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A dark new drama dreams up a dystopian future in ‘What Once We Felt’

WhatOnceWeFelt110909_optLCT3 series offers a first-class premiere for a $20 ticket

BY MICHAEL SOMMERS
NEWJERSEYNEWSROOM.COM
OFF BROADWAY REVIEW

Here's a classy blind date for you: How about risking a night with a playwright you don't know?

Now in its second season, Lincoln Center Theater's LCT3 series presents smartly-staged premieres of new works by new writers. Tickets go for only $20. A theater is projected for LCT3's future but in the meantime, the series is being staged very nicely at the 200-seat Duke on 42nd Street.

That's where a promising playwright, Ann Marie Healy, offers a scary glimpse into a dark near-future in "What Once We Felt."

Healy's sci-fi vision is hazy but chilling. If her open-ended tale seems to ebb away rather than satisfy with a resolution, my taste for bolder punctuation here simply may be a guy thing.

The story centers on Macy (Mia Barron), a writer whose novel is going to be the last piece of fiction ever printed on paper in a now-totally digital era. Depicting the compromises Macy makes to be published, the narrative mostly serves to reveal a strange new world.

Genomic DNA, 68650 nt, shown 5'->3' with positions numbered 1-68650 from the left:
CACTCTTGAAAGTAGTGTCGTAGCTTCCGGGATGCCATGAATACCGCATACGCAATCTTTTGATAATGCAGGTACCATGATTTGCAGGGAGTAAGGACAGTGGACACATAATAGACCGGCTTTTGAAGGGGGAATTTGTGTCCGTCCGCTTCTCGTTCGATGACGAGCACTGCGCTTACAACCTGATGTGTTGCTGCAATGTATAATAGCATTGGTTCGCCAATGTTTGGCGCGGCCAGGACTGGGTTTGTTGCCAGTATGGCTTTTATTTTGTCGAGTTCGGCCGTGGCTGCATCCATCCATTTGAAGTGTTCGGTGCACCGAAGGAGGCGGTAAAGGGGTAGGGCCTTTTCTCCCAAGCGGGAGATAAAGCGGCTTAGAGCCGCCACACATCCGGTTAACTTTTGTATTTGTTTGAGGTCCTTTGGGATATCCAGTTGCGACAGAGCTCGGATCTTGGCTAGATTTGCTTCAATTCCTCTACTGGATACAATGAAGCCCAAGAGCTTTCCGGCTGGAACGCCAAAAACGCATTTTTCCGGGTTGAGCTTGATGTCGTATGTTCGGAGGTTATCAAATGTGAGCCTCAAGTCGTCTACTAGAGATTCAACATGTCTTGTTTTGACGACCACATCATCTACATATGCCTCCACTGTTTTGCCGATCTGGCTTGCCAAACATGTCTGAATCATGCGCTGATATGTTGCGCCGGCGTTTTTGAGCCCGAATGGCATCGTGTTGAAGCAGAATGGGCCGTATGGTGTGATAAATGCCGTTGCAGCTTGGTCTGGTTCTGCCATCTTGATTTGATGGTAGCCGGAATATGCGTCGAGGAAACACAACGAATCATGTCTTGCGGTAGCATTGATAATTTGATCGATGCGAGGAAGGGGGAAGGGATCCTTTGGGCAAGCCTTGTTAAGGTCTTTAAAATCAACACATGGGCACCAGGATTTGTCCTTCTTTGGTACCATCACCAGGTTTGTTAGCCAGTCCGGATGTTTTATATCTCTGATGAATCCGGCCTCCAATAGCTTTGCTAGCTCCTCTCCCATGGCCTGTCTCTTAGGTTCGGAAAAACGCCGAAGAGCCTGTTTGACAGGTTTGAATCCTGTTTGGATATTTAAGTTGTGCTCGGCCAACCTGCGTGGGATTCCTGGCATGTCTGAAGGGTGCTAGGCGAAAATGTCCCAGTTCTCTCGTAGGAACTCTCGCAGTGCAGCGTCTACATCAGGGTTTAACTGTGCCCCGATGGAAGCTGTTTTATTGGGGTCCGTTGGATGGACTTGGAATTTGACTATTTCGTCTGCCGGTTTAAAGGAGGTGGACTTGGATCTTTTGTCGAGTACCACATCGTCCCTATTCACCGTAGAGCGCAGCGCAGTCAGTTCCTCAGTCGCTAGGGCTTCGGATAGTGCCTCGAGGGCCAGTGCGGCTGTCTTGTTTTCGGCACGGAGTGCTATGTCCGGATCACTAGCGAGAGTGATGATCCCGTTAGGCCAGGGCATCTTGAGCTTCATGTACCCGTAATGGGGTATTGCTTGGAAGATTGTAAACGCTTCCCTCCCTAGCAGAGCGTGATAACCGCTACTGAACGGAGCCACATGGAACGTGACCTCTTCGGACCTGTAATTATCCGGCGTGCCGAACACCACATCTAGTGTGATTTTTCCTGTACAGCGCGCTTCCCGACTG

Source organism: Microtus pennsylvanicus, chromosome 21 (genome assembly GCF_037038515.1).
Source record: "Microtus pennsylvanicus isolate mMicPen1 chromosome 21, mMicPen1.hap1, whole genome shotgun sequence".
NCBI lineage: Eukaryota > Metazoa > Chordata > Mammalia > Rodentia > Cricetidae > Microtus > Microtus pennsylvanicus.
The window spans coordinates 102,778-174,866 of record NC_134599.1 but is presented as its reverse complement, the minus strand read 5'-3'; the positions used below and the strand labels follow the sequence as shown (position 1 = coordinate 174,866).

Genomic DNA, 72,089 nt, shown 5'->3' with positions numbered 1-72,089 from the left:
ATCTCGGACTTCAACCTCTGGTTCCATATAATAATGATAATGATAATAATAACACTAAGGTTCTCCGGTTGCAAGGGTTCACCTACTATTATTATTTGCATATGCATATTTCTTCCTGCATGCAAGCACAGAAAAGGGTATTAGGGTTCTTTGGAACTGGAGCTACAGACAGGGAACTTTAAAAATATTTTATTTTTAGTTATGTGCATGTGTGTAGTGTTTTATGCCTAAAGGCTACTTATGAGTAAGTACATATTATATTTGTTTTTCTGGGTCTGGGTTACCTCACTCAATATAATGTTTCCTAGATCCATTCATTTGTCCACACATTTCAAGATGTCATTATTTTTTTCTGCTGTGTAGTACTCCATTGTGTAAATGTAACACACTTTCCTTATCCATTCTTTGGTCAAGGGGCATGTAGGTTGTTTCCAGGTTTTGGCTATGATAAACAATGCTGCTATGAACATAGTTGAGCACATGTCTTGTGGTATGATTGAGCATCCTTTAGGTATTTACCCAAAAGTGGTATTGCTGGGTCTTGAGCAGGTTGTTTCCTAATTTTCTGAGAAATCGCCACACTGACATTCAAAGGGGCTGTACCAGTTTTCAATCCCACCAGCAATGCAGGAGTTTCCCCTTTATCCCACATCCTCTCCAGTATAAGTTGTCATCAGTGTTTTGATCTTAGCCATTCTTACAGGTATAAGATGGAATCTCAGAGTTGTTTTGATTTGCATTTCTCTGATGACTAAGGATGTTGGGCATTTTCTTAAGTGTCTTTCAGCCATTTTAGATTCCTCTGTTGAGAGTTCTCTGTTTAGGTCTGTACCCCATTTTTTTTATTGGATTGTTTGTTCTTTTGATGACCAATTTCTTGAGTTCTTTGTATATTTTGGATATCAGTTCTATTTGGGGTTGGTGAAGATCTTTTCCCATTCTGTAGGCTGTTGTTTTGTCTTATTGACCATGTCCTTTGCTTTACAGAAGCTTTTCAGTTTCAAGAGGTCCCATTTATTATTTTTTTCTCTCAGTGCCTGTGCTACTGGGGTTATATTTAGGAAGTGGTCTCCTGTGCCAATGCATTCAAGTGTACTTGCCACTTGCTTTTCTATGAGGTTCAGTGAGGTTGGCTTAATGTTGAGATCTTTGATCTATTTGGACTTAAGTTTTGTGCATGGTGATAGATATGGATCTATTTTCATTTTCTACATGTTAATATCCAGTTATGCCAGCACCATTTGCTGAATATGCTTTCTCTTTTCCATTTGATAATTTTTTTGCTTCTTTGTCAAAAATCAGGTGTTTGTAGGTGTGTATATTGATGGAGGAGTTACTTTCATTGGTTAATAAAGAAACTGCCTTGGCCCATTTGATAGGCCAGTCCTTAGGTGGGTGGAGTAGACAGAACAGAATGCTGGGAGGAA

No men exist in the dystopian society Healy gradually depicts. Something devastating called the "Transition" has happened. Would-be mothers are rationed one "download" each from a catalog, but first they have to be rated as "Keepers" by a shadowy government agency. Anyone not shaping up to a certain standard is kept barren. These lesser women are branded as "Tradepacks" who are consigned to menial jobs and destined for gradual extinction.

Subplots involving a couple downloading a baby and the empty life one Tradepack endures illustrate this still-evolving Transition, which becomes ever more invasive. The unwitting Macy's book will figure in the process.

Although Healy's two-hour play is overlong and some of its individual scenes go slack, "What Once We Felt" holds one's interest. The imaginative playwright shows a sharp eye for detail and a subtle way with conversation. Inattentive listeners may not fully grasp the world that emerges in seemingly casual chitchat.

Led by Barron's excitable, weak-willed Macy, five other actors ably portray a dozen other characters. Director Ken Rus Schmoll keeps the emotional temperature cool. Designer Kris Stone's sleek setting features a Manhattan skyline suggesting the Transition is only a few decades away.

"What Once We Felt" continues through Nov. 21 at The Duke on 42nd Street, 229 W. 42nd St., New York. Call (646) 223-3010 or visit www.lct3.org.

 

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